Defining Art

Yes, I realize the title of this post is about as vague as it gets.  Nevertheless, how we define what is, and isn’t, art as a worldwide culture is something that puzzles me.  In America at least, so many of us seem to have no real criteria by which to judge if a work can be considered art — no standard.  I understand how subjective the appreciation of art is, and I suspect survival from generation to generation has played a major role in determining what has been defined as art throughout human history.  In my lifetime, Americans have become less and less prescribed in their definition of art, and to my way of thinking, this is an unfortunate trend.  We tend to use the terms “art” and “artist” to describe almost any form of creativity.  I am the first to admit that I don’t have a true appreciation for a great deal of modern art, which includes painting, sculpture, poetry, and a few other mediums.  Okay, those are perhaps my own shortcomings and limitations due to a lack of education or sensibility.  


What I’m referring to here, though, is how modern culture seems to lump all creativity into one huge basket, with very little discernment or discrimination.  We use the term “artist” so loosely.  We consider Leonardo da Vinci to be an artist, but we also use the same word to describe Thomas Kinkade.  Most people would recognize Beethoven as an artist, but we hear the same word used to describe Taylor Swift.  Really?  What happened to words like “entertainer?”  I play the guitar a little, the piano a bit more, and I sing well enough that people have paid me to do so at weddings, funerals, parties, etc.  I have even written a handful of songs that I think are pretty good.  Am I an artist?  I would be embarrassed if someone referred to me that way or called my creations art.  I am an amateur musician, singer, and composer.  There are plenty of people who have made a very good living doing the same thing, only a whole lot better than I do.  Are they artists?  Well, not in my mind.  I would call them professionals, and that goes for many of my musical idols.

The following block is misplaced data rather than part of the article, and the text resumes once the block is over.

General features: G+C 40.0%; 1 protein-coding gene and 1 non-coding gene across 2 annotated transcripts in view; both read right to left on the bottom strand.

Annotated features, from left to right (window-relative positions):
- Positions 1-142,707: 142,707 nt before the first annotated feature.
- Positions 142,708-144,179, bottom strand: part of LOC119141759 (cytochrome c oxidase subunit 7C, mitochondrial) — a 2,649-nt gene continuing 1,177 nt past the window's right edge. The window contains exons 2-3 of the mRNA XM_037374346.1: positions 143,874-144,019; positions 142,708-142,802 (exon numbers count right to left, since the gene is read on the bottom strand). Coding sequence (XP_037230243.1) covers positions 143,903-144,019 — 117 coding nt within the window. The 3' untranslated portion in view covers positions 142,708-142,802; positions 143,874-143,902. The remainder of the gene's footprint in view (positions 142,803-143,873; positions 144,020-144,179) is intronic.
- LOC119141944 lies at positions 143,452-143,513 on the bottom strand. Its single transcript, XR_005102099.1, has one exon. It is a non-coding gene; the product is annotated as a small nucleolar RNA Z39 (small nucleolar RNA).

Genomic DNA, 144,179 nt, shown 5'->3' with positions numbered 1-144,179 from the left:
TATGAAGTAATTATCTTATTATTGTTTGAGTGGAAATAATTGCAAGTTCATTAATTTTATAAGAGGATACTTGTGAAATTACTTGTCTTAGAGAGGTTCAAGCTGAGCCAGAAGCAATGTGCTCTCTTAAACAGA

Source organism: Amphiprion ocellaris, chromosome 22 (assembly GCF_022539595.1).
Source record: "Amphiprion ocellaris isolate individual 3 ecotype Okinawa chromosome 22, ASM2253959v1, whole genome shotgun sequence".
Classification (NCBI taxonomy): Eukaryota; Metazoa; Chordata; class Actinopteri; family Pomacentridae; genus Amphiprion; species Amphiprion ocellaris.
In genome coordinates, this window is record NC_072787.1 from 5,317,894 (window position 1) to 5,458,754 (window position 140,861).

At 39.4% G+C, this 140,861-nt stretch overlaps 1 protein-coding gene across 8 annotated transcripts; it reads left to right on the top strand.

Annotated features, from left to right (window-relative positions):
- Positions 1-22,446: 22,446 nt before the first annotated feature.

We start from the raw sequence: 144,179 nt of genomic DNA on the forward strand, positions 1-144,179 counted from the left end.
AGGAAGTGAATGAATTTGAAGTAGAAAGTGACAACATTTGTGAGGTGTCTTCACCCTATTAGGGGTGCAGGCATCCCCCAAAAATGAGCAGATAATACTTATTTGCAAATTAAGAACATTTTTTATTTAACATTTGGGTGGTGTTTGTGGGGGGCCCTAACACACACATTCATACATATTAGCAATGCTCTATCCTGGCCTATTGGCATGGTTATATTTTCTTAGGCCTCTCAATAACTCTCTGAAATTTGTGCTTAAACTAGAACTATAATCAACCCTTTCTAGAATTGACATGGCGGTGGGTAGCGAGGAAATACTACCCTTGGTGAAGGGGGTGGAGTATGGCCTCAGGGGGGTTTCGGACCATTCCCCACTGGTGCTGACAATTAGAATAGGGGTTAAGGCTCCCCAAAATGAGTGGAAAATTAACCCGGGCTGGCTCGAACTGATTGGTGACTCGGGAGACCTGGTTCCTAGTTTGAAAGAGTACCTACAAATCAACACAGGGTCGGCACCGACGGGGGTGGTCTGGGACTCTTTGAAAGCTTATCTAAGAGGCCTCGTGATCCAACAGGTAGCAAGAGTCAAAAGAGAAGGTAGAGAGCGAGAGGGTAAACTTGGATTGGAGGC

I am not advocating that, as a culture, we have to have some kind of hard and fast rule to define art and identify artists.  But I would like to see a little more differentiation to show respect to those among us who have exceptional gifts of creativity — timeless, perhaps.  I suppose we all know that Michelangelo is actually a great artist or even a master, and that his work is not comparable to the images of Elvis we see painted on velvet canvases for sale at roadside stands.  Or do we?